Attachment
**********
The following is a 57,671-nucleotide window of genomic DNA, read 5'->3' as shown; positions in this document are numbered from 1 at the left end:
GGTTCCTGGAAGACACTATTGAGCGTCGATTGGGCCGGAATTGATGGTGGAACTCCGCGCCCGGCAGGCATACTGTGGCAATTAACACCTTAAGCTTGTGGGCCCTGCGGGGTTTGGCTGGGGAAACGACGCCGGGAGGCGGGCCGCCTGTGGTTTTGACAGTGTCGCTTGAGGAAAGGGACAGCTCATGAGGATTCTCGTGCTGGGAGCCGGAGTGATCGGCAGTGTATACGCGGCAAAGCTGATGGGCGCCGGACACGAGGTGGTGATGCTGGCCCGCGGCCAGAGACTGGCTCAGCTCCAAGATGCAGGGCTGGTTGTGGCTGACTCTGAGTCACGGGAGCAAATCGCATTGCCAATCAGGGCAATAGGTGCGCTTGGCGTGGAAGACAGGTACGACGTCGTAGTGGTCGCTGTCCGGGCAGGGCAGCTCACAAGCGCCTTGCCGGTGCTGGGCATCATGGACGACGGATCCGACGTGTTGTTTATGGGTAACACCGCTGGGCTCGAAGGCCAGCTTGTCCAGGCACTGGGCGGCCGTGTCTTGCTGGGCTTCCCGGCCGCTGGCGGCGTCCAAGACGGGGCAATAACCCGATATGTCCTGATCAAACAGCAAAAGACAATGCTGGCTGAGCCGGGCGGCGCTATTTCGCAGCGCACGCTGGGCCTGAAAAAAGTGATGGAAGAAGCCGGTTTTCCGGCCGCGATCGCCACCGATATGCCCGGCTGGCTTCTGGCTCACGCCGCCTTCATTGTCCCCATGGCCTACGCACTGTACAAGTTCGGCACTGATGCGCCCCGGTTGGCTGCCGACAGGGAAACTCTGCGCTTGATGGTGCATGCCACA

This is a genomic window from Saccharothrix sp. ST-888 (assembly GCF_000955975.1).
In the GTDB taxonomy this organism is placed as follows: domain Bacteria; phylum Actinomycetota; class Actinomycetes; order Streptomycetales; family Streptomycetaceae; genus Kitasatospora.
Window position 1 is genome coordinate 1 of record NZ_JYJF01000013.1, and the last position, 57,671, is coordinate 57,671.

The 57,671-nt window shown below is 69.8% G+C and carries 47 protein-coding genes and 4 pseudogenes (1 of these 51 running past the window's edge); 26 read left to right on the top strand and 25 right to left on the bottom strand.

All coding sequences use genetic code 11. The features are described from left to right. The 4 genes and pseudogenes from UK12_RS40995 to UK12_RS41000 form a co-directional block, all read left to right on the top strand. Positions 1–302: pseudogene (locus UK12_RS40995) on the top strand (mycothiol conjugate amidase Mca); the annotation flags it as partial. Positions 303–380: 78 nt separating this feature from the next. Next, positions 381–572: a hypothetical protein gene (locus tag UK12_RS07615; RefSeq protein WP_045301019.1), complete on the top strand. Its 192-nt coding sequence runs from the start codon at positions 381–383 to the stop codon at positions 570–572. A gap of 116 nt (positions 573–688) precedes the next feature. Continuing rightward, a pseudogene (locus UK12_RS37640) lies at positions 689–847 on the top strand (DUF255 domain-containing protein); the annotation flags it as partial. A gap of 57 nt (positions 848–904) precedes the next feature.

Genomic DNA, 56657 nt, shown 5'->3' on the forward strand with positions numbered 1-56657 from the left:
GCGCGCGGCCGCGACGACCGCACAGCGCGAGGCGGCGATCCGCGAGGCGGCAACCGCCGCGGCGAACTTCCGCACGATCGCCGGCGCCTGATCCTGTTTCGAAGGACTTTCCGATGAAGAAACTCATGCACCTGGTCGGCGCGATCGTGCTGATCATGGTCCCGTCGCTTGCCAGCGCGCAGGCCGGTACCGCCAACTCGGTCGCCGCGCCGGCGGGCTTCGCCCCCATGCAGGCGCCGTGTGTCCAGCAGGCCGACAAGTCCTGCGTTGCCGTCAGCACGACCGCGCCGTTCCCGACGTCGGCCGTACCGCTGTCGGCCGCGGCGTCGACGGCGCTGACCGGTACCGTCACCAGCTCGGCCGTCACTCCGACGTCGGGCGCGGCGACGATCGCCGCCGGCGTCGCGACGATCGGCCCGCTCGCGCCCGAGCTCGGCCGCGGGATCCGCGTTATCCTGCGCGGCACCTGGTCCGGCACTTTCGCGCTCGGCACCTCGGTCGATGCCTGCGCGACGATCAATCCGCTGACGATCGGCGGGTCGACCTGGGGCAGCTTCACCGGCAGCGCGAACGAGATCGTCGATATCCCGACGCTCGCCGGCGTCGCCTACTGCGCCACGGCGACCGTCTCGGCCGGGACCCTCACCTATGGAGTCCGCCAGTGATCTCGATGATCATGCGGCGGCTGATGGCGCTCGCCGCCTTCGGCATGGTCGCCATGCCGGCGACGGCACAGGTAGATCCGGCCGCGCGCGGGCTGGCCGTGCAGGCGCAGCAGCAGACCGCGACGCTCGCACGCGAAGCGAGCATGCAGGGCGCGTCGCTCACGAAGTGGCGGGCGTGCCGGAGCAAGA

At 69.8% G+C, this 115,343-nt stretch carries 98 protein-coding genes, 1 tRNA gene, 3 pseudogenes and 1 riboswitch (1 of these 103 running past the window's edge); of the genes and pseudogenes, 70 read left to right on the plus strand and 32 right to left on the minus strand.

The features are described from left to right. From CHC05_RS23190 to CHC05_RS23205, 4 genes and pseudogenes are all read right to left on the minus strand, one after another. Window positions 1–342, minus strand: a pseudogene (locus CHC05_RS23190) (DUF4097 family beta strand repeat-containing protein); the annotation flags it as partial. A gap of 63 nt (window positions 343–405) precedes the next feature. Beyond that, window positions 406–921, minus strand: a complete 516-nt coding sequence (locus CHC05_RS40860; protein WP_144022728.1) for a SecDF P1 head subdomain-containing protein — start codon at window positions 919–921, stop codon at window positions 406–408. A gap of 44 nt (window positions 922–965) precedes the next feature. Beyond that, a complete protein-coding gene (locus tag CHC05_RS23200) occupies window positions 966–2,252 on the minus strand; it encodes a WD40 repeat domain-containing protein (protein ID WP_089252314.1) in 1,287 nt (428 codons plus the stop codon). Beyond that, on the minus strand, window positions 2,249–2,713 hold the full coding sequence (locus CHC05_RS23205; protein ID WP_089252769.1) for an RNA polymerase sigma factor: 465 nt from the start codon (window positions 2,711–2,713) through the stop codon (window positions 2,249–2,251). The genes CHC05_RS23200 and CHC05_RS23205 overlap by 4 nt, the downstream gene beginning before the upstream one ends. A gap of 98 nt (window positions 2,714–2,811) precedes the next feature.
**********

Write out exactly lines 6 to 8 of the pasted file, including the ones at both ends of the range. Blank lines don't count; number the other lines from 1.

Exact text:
The 57,671-nt window shown below is 69.8% G+C and carries 47 protein-coding genes and 4 pseudogenes (1 of these 51 running past the window's edge); 26 read left to right on the top strand and 25 right to left on the bottom strand.

All coding sequences use genetic code 11. The features are described from left to right. The 4 genes and pseudogenes from UK12_RS40995 to UK12_RS41000 form a co-directional block, all read left to right on the top strand. Positions 1–302: pseudogene (locus UK12_RS40995) on the top strand (mycothiol conjugate amidase Mca); the annotation flags it as partial. Positions 303–380: 78 nt separating this feature from the next. Next, positions 381–572: a hypothetical protein gene (locus tag UK12_RS07615; RefSeq protein WP_045301019.1), complete on the top strand. Its 192-nt coding sequence runs from the start codon at positions 381–383 to the stop codon at positions 570–572. A gap of 116 nt (positions 573–688) precedes the next feature. Continuing rightward, a pseudogene (locus UK12_RS37640) lies at positions 689–847 on the top strand (DUF255 domain-containing protein); the annotation flags it as partial. A gap of 57 nt (positions 848–904) precedes the next feature.

Genomic DNA, 56657 nt, shown 5'->3' on the forward strand with positions numbered 1-56657 from the left: